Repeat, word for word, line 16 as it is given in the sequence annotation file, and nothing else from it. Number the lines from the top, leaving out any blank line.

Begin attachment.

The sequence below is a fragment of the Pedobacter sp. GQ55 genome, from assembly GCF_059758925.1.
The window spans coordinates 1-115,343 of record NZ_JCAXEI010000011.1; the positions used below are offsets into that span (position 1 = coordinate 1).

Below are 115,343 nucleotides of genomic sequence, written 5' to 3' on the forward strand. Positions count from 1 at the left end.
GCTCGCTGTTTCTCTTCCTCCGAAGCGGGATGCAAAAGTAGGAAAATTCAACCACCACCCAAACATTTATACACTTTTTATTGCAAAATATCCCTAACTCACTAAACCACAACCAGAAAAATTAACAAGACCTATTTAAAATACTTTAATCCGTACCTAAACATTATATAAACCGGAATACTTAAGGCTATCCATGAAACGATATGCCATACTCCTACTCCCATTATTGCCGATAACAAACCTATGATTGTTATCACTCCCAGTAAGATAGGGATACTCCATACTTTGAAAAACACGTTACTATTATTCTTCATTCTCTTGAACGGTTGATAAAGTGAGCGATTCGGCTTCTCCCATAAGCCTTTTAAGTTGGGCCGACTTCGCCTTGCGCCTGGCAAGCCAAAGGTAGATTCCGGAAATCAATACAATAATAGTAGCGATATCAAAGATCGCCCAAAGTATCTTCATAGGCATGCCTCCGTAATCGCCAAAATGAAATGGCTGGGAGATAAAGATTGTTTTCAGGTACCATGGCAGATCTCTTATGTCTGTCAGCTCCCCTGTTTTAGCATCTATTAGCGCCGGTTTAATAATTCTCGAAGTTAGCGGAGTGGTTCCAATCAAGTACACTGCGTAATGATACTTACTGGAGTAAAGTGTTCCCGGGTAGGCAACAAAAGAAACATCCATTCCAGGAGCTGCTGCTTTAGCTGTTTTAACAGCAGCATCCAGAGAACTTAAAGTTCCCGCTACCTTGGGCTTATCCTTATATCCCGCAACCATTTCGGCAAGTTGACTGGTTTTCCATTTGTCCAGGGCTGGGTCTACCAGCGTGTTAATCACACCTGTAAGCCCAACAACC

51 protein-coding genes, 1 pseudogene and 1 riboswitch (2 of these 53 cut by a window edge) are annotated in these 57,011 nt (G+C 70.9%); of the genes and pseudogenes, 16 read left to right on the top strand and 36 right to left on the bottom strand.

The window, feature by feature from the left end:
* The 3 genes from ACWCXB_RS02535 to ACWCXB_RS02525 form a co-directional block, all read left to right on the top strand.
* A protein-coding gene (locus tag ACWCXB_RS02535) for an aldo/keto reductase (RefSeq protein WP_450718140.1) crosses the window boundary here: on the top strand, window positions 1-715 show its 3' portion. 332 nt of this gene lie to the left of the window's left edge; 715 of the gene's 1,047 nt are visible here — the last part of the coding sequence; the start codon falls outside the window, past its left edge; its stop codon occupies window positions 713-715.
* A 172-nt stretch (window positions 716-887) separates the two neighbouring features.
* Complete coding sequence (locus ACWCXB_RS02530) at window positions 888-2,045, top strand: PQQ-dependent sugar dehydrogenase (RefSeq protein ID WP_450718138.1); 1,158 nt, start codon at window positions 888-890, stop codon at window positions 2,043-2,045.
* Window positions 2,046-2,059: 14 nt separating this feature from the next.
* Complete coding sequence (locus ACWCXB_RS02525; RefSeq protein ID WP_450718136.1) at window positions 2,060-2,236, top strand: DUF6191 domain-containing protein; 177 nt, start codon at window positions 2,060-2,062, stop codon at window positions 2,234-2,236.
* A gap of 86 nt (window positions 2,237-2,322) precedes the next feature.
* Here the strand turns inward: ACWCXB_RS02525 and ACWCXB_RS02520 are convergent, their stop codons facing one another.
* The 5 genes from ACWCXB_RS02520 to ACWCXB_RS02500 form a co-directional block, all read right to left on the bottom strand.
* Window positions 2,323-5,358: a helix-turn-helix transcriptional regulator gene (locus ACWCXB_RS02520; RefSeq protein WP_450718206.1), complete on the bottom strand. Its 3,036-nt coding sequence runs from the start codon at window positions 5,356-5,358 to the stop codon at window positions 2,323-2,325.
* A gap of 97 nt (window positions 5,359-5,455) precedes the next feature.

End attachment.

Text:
* Window positions 2,323-5,358: a helix-turn-helix transcriptional regulator gene (locus ACWCXB_RS02520; RefSeq protein WP_450718206.1), complete on the bottom strand. Its 3,036-nt coding sequence runs from the start codon at window positions 5,356-5,358 to the stop codon at window positions 2,323-2,325.